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How Fair is Fair Trade?

“Fair trade” is the latest craze in morally sustainable food. The FairTrade Foundation has, in fact, been so successful that it has expanded its horizons to fair trade handicrafts and clothes. On the surface, fair trade seems like the best idea that’s come along since the beginning of jobs being shipped overseas. It’s so maddeningly simple, it’s hard to believe no one thought of it before; the consumer deals with a small increase in prices in exchange for assurance that there isn’t blood on their hands when all they want is a chocolate bar. FairTrade certified brands promise that their particular product was brought to market through ecologically and economically sustainable methods, without the use of child or sweatshop labor, and without genetic modifications. The whole process seems so easy, there can’t be anything wrong with it, right?

Wrong.

While the FairTrade Foundation delivers on the promises it makes, these promises are not always in the best interests of the farmer. A new study released by the Institute of Economic Affairs states that the restrictions of fair trade placed on participating farmers really represent only the “whims of western consumers,” rather than the actual needs of farmers in developing countries. While we may find the idea distasteful, genetically modified foods will be required to support an exponentially growing population. The upkeep of the FairTrade Foundation and the entire certifying process are costly and, for the most part, unproven.

Part of the idea of fair trade was to reduce exploitation, when it has actually opened a window into a whole new category. Cadbury was recently criticized for switching its products to fair trade because it only switched a portion of its chocolates. Other companies in moral hot water have used the same strategy; when something negatively affects the public’s view of a business, they simply announce another FairTrade Certified product to make themselves more attractive to both activists and the general population.

And we believe the speeches that they do it because “they care.”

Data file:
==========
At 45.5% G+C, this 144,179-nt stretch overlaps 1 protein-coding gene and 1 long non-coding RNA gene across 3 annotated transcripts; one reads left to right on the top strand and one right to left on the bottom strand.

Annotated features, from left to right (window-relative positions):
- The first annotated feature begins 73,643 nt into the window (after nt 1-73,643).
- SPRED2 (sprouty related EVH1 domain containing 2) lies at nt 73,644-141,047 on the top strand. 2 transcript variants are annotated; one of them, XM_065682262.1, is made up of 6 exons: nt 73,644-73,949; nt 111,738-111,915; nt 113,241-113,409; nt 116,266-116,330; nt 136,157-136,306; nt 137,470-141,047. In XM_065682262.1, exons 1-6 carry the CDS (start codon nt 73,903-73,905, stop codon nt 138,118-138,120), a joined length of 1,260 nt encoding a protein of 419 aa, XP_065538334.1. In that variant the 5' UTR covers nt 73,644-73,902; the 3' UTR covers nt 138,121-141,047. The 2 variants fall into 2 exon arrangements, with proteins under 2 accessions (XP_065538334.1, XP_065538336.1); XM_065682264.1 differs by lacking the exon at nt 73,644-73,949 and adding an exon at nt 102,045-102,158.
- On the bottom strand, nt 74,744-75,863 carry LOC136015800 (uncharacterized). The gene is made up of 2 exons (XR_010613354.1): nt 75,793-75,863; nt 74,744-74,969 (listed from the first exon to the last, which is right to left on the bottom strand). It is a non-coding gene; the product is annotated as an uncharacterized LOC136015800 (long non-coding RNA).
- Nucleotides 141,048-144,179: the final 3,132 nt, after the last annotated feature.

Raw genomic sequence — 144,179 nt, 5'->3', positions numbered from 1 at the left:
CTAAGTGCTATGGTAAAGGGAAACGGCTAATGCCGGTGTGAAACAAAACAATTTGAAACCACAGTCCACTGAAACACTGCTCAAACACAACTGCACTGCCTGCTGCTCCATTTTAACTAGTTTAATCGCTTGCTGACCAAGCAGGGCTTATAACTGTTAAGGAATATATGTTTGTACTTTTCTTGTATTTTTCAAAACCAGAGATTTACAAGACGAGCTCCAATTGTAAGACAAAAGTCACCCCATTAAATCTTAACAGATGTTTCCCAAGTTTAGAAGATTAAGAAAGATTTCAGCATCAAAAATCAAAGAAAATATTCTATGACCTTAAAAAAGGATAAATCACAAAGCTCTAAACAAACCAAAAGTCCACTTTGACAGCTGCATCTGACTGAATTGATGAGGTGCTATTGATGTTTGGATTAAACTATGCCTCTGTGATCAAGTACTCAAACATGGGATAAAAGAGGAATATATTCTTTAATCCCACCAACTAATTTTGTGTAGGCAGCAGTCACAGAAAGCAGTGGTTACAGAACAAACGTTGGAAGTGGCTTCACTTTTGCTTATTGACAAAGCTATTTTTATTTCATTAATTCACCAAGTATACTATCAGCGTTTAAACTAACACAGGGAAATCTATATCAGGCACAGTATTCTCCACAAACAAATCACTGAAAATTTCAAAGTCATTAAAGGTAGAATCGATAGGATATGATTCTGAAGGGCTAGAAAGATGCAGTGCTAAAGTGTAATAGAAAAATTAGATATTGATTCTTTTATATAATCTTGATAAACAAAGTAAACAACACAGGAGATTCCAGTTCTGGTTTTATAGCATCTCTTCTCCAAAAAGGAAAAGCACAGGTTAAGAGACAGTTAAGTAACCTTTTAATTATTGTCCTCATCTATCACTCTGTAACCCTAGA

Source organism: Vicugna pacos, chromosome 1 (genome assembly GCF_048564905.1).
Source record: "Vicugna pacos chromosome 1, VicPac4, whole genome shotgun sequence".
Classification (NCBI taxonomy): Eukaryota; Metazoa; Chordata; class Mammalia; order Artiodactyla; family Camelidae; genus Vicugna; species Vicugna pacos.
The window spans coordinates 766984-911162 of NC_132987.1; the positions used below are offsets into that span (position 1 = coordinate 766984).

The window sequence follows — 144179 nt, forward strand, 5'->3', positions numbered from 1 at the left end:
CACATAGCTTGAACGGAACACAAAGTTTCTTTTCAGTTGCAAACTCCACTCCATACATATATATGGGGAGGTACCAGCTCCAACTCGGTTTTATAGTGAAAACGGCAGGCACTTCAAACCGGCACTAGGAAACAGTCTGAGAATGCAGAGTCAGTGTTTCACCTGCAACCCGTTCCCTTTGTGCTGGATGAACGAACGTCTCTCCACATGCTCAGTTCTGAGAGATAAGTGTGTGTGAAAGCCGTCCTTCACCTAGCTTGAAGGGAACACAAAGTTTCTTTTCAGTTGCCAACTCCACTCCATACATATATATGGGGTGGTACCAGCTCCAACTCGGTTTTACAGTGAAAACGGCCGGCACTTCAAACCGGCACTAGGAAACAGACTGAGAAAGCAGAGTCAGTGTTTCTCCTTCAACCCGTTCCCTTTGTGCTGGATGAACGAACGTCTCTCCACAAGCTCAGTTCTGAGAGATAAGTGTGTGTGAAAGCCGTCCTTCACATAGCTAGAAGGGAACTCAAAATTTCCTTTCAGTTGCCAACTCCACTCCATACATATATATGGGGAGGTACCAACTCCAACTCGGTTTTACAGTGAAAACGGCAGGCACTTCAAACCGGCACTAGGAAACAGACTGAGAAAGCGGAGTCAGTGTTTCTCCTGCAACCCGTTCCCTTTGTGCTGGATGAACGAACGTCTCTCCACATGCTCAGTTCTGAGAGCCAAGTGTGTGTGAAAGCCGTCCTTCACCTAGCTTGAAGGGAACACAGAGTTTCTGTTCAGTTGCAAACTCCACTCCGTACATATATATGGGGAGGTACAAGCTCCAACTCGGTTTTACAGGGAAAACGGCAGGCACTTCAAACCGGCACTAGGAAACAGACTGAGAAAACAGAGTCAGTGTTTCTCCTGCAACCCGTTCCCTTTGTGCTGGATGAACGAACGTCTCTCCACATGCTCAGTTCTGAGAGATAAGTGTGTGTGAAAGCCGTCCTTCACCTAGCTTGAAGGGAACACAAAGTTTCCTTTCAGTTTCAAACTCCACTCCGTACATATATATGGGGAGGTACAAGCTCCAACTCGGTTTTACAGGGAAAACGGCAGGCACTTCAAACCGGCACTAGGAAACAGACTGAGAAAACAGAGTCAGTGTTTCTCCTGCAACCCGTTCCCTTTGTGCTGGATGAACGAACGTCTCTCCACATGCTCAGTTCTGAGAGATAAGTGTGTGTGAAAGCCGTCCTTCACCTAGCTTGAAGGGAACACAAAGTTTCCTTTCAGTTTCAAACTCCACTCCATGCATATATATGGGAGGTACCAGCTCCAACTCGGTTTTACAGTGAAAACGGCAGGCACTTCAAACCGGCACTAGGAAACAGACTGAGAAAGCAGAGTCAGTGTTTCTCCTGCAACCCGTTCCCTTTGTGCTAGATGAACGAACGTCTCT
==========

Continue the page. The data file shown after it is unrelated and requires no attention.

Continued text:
No company will ever embark on an endeavor because they care. Just caring doesn’t make any money for them. Companies don’t make fair trade options because they feel morally bound to do so; they use fair trade as a purely public affairs-related front. The IEA study accused FairTrade of failing its coffee farmers. The study claims that, in the past year, companies like Starbucks and Nestlé had actually done more for its producers in developing countries than the FairTrade foundation had.

That premium the consumer pays on FairTrade goods? Doesn’t that at least go straight to some poor farmer in South America? Of the $1.61 extra you pay for that dark chocolate bar with the cute panda bear on the front when you could have had a Hershey bar for $0.89, it is unlikely that the FairTrade farmers will ever see more than $0.40 of that extra money. Most of your bill goes to that very expensive management and certification process I mentioned earlier.

This isn’t to say I’m not a proponent of human rights. FairTrade has the right idea, they just aren’t going about it in the right way. In many areas, factories provide hundreds of jobs to people who would otherwise have no money with which to support their families. It is obviously very hard to object to that; it is the sweatshop conditions that many find hard to swallow.

While we don’t always feel that way, we as consumers have power. Many companies have been raising wages and living conditions for their workers, and, by spending our money with those companies, we show other businesses what we expect from them in the future. It’s a lot like the old saying “You catch more flies with honey than with vinegar.” We need to show our opinions through our spending. By spending money with companies who support better wages and standards of living for their factory employees, rather than boycotting those who do not, we will shape the future of fair trade.



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KatsK This work has been published in the Teen Ink monthly print magazine. said...
Jul. 14, 2012 at 7:29 am
Good point, and thanks for this. This was interesting, and I hadn't really looked into it before. which study was it? It sounds interesting.
 
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